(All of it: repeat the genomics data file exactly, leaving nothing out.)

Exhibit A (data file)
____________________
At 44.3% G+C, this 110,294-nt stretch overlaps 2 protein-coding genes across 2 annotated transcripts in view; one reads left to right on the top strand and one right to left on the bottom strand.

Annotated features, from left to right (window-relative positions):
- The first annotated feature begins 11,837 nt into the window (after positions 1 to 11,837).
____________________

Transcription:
At 44.3% G+C, this 110,294-nt stretch overlaps 2 protein-coding genes across 2 annotated transcripts in view; one reads left to right on the top strand and one right to left on the bottom strand.

Annotated features, from left to right (window-relative positions):
- The first annotated feature begins 11,837 nt into the window (after positions 1 to 11,837).